1. The famous Muslim geographer and cartographer AL-SHARIF AL-IDRISI (1099- 1166CE) wrote in his famous book Nuzhat al-mushtaq fi ikhtiraq al-afaq(Excursion of the longing one in crossing horizons) that a group of seafarers (from North Africa) sailed into the sea of darkness and fog (The Atlantic ocean) from Lisbon (Portugal), in order to discover what was in it and what extent were its limits. They finally reached an island that had people and cultivation...on the fourth day, a translator spoke to them in the Arabic language. (3)
2. The Muslim reference books mentioned a well-documented description of a journey across the sea of fog and darkness by Shaikh ZAYN EDDINE ALI BEN FADHEL AL-MAZANDARANI. His journey started from Tarfaya (South Morocco) during the reign of the King Abu-Yacoub Sidi Youssef (1286-1307CE) 6th of the Marinid dynasty, to Green Island in the Caribbean sea in 1291 CE (690 HE). The details of his ocean journey are mentioned in Islamic references, and many Muslim scholars are aware of this recorded historical event..(4)
3. The Muslim historian CHIHAB AD-DINE ABU-L-ABBAS AHMAD BEN FADHL AL-UMARI (1300-1384CE/700-786HE) described in detail the geographical explorations beyond the sea of fog and darkness of Mali's sultans in his famous book Massaalik al-absaar fi mamaalik al-amsaar (The pathways of sights in the provinces of kingdoms).(5)
4. Sultan MANSU KANKAN MUSA (1312-1337 CE) was the world renowned Mandinka monarch of the West African Islamic empire of Mali. While travelling to Makkah on his famous Hajj in 1324 CE, he informed the scholars of the Mamluk Bahri sultan court (An-Nasir Nasir Edin Muhammad III-1309-1340 CE) in Cairo, that his brother, sultan Abu Bakari I (1285-1312CE) had undertaken two expeditions into the Atlantic Ocean. When the sultan did not return to Timbuktu from the second voyage of 1311 CE, Mansa Musa became sultan of the
5. Columbus and early Spanish and portuguese explorers were able to voyage across the Atlantic (a distance of 2400 Km's) thanks to Muslim geographical and navigational information. In particular maps made by Muslim traders, including AL-MASUDI (871-957CE) in his book Akhbar az-zaman (History of the world) which is based on material gathered in Africa and Asia (9). As a matter of fact, Columbus had two captain of muslim origin during his first transatlantic voyage: Martin Alonso Pinzon was the captain of the PINTA,and his brother Vicente Yanez Pinzon was the captain of the NINA. They were wealthy, expert ship outfitters who helped organize the Columbus expedition and prepared the flagship, SANTA MARIA. They did this at their own expense for both commercial and political reasons. The PINZON family was related to ABUZAYAN MUHAMMAD III (1362-66 CE), the Moroccan sultan of the Marinid dynasty (1196-1465CE). (10)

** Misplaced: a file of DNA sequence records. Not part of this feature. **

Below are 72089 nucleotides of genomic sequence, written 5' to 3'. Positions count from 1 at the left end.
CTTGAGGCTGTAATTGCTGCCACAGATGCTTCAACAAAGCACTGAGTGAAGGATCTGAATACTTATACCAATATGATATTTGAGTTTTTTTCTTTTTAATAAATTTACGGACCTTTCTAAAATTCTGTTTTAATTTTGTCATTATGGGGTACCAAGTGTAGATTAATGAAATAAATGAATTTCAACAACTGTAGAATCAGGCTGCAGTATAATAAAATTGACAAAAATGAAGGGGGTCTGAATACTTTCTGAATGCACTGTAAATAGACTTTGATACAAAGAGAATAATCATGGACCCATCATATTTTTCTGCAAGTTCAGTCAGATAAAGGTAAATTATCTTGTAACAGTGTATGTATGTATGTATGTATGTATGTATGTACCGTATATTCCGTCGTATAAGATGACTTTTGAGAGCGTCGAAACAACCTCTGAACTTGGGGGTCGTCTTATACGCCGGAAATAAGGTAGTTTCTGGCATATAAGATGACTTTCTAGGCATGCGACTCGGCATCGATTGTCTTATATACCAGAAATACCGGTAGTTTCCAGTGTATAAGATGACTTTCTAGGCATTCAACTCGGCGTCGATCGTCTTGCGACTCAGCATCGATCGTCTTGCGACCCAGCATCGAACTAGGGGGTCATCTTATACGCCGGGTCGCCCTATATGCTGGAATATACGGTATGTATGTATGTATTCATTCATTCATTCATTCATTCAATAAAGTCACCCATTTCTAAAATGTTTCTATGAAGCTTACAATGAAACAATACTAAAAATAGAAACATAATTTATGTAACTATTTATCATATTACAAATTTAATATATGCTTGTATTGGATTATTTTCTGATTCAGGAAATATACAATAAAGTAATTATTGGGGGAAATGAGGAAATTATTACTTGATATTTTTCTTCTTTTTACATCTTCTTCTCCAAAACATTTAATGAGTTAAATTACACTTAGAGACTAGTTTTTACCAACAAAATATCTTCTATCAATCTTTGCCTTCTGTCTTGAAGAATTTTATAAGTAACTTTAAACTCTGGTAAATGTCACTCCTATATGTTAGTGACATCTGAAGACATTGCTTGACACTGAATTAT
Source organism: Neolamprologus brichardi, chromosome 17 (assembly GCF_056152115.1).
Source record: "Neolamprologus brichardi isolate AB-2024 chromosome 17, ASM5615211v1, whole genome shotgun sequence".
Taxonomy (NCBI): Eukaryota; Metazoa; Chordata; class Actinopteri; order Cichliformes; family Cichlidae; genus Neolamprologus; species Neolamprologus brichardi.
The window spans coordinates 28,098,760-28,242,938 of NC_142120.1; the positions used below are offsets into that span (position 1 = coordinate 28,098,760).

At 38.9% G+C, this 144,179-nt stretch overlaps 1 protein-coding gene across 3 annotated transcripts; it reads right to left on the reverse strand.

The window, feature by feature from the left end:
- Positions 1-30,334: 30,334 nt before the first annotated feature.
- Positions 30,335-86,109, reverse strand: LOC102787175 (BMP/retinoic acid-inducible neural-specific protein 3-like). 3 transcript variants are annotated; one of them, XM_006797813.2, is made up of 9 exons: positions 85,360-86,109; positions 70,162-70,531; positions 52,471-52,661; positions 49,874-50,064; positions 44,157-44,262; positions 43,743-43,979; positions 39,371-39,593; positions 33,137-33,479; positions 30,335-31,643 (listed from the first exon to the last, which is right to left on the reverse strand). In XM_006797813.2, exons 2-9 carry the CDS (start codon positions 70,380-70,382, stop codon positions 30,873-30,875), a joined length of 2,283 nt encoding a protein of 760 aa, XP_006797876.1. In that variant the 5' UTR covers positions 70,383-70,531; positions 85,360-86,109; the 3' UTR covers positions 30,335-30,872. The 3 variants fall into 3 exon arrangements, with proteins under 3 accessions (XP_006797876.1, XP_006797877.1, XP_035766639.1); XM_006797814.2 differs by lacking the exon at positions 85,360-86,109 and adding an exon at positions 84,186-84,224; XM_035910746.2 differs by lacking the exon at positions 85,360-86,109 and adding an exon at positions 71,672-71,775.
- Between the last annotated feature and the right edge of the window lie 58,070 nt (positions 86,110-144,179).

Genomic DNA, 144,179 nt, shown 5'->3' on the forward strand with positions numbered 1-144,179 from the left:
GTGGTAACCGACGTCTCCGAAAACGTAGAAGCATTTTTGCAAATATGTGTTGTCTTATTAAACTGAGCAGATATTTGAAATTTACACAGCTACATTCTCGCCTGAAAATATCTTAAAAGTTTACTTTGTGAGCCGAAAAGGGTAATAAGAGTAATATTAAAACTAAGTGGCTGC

C: ARABIC ( ISLAMIC ) INSCRIPTIONS:
1. Anthropologists have proven that the Mandinkos under Mansa Musa's instructions explored many parts of North America via the Mississippi and other rivers systems. At Four Corners, Arizona, writings show that they even brought elephants from Africa to the
2. Columbus admitted in his papers that on Monday, October 21,1492 CE while his ship was sailing near Gibara on the north-east coast of Cuba, he saw a mosque on top of a beautiful mountain. The ruins of mosques and minarets with inscriptions of Quranic verses have been discovered in Cuba,Mexico,Texas and Nevada. (8)
3. During his second voyage, Columbus was told by the indians of ESPANOLA (Haiti), that black people had been to the island before his arrival. For proof, they presented Columbus with the spears of these African muslims. These weapons were tipped with a yellow metal that the indians called GUANIN, a word of West African derivation meaning 'gold alloy'. Oddly enough, it is related to the Arabic word 'GHINAA' which means 'WEALTH'. Columbus brought some GUANINES back to Spain and had them tested. He learned that the metal was 18 parts gold (56.25%), 6 parts silver (18.75%) and 8 parts copper (25%), the same ratio as the metal produced in African metalshops of Guinea. (14)
4. In 1498 CE, on his third voyage to the new world, Columbus landed in Trinidad. Later, he sighted the South American continent, where some of his crew went ashore and found natives using colorful handkerchiefs of symmetrically woven cotton. Columbus noticed that these handkerchiefs resembled the headdresses and loinclothes of Guinea in their colors, style and function. He refered to them as ALMAYZARS. ALMAYZAR is an Arabic word for 'wrapper','cover','apron' and/or 'skirting' which was the cloth the Moors (Spanish or North African Muslims) imported from west Africa (Guinea) into Morocco, Spain and Portugal. During this voyage, Columbus was surprised that the married women wore cotton panties (bragas) and he wondered where these natives learned their modesty. Hernan Cortes, Spanish conqueror, described the dress of the Indian women as 'long veils' and the dress of Indian men as 'breechcloth painted in the style of Moorish draperies'. Ferdinand Columbus called the native cotton garments 'breechclothes of the same design and cloth as the shawls worn by the Moorish women of Granada'. Even the similarity of the children's hammocks to those found in North Africa was uncanny.(15)